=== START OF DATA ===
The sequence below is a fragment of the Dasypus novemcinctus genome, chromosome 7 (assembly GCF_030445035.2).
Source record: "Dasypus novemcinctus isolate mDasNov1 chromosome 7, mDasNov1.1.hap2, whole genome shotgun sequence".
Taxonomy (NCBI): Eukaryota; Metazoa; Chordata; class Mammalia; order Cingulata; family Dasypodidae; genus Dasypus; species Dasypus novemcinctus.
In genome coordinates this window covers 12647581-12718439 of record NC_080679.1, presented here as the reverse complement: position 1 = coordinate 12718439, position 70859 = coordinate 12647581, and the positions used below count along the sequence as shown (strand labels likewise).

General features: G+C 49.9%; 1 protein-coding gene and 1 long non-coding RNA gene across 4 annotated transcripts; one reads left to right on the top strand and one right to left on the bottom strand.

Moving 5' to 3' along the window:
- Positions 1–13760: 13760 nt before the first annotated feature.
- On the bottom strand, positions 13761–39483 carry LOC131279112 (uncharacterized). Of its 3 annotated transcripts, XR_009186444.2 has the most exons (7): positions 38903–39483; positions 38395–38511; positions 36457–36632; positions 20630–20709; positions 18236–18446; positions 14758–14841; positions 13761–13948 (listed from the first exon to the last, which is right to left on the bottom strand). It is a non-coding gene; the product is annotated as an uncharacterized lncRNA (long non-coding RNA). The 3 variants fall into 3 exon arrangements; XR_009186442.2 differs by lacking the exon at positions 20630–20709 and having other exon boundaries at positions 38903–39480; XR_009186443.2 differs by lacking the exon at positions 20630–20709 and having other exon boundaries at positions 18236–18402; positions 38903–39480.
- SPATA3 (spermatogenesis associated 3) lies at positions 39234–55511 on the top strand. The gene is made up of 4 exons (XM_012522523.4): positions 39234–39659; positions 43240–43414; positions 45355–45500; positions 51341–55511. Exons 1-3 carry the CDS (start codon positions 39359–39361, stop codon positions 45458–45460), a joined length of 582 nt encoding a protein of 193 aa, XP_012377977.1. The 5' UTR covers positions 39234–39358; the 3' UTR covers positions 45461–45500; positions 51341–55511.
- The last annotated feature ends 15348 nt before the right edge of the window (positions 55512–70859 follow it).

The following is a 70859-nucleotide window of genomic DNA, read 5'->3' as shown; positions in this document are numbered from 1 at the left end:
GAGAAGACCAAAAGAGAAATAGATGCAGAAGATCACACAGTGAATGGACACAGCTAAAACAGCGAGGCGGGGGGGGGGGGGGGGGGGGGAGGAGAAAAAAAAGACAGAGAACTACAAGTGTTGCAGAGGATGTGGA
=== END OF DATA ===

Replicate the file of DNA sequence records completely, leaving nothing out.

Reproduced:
The sequence below is a fragment of the Dasypus novemcinctus genome, chromosome 7 (assembly GCF_030445035.2).
Source record: "Dasypus novemcinctus isolate mDasNov1 chromosome 7, mDasNov1.1.hap2, whole genome shotgun sequence".
Taxonomy (NCBI): Eukaryota; Metazoa; Chordata; class Mammalia; order Cingulata; family Dasypodidae; genus Dasypus; species Dasypus novemcinctus.
In genome coordinates this window covers 12647581-12718439 of record NC_080679.1, presented here as the reverse complement: position 1 = coordinate 12718439, position 70859 = coordinate 12647581, and the positions used below count along the sequence as shown (strand labels likewise).

General features: G+C 49.9%; 1 protein-coding gene and 1 long non-coding RNA gene across 4 annotated transcripts; one reads left to right on the top strand and one right to left on the bottom strand.

Moving 5' to 3' along the window:
- Positions 1–13760: 13760 nt before the first annotated feature.
- On the bottom strand, positions 13761–39483 carry LOC131279112 (uncharacterized). Of its 3 annotated transcripts, XR_009186444.2 has the most exons (7): positions 38903–39483; positions 38395–38511; positions 36457–36632; positions 20630–20709; positions 18236–18446; positions 14758–14841; positions 13761–13948 (listed from the first exon to the last, which is right to left on the bottom strand). It is a non-coding gene; the product is annotated as an uncharacterized lncRNA (long non-coding RNA). The 3 variants fall into 3 exon arrangements; XR_009186442.2 differs by lacking the exon at positions 20630–20709 and having other exon boundaries at positions 38903–39480; XR_009186443.2 differs by lacking the exon at positions 20630–20709 and having other exon boundaries at positions 18236–18402; positions 38903–39480.
- SPATA3 (spermatogenesis associated 3) lies at positions 39234–55511 on the top strand. The gene is made up of 4 exons (XM_012522523.4): positions 39234–39659; positions 43240–43414; positions 45355–45500; positions 51341–55511. Exons 1-3 carry the CDS (start codon positions 39359–39361, stop codon positions 45458–45460), a joined length of 582 nt encoding a protein of 193 aa, XP_012377977.1. The 5' UTR covers positions 39234–39358; the 3' UTR covers positions 45461–45500; positions 51341–55511.
- The last annotated feature ends 15348 nt before the right edge of the window (positions 55512–70859 follow it).

The following is a 70859-nucleotide window of genomic DNA, read 5'->3' as shown; positions in this document are numbered from 1 at the left end:
GAGAAGACCAAAAGAGAAATAGATGCAGAAGATCACACAGTGAATGGACACAGCTAAAACAGCGAGGCGGGGGGGGGGGGGGGGGGGGGAGGAGAAAAAAAAGACAGAGAACTACAAGTGTTGCAGAGGATGTGGA